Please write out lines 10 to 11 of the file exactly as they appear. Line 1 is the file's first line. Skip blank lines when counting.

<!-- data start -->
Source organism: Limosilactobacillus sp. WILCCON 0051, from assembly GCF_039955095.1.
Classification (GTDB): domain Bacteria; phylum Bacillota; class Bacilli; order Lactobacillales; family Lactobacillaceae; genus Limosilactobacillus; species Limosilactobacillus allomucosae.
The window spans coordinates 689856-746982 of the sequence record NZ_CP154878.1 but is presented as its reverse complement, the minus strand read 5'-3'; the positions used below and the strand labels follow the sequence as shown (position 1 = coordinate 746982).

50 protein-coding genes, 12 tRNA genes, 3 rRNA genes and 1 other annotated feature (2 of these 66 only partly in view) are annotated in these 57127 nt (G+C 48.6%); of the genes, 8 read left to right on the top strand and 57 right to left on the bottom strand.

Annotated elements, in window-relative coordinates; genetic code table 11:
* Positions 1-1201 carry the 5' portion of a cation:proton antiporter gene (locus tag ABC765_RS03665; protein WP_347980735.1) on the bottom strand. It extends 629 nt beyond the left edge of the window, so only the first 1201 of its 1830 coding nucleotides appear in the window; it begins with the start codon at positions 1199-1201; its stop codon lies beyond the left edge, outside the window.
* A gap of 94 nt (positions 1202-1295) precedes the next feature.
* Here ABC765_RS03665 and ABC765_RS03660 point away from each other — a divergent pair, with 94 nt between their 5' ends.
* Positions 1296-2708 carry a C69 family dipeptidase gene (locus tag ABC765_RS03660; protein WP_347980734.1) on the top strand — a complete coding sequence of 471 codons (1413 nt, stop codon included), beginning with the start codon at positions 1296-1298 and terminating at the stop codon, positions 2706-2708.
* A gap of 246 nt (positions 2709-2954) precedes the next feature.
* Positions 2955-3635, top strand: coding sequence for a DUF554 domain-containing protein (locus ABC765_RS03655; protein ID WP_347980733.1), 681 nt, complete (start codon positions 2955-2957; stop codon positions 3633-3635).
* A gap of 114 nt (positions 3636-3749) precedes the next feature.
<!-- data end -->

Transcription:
* A gap of 246 nt (positions 2709-2954) precedes the next feature.
* Positions 2955-3635, top strand: coding sequence for a DUF554 domain-containing protein (locus ABC765_RS03655; protein ID WP_347980733.1), 681 nt, complete (start codon positions 2955-2957; stop codon positions 3633-3635).